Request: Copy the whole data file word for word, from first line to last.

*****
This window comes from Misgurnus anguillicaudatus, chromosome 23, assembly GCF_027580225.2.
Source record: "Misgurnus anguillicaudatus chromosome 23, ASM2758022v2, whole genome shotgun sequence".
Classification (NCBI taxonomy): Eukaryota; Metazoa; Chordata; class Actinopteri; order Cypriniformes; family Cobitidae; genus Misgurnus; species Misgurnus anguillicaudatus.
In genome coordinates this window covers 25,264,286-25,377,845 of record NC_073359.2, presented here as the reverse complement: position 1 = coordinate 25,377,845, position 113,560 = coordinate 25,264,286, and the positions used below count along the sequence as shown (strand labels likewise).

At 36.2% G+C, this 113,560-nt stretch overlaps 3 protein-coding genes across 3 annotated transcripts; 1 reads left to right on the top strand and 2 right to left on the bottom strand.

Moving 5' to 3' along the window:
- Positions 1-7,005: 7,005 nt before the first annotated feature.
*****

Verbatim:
This window comes from Misgurnus anguillicaudatus, chromosome 23, assembly GCF_027580225.2.
Source record: "Misgurnus anguillicaudatus chromosome 23, ASM2758022v2, whole genome shotgun sequence".
Classification (NCBI taxonomy): Eukaryota; Metazoa; Chordata; class Actinopteri; order Cypriniformes; family Cobitidae; genus Misgurnus; species Misgurnus anguillicaudatus.
In genome coordinates this window covers 25,264,286-25,377,845 of record NC_073359.2, presented here as the reverse complement: position 1 = coordinate 25,377,845, position 113,560 = coordinate 25,264,286, and the positions used below count along the sequence as shown (strand labels likewise).

At 36.2% G+C, this 113,560-nt stretch overlaps 3 protein-coding genes across 3 annotated transcripts; 1 reads left to right on the top strand and 2 right to left on the bottom strand.

Moving 5' to 3' along the window:
- Positions 1-7,005: 7,005 nt before the first annotated feature.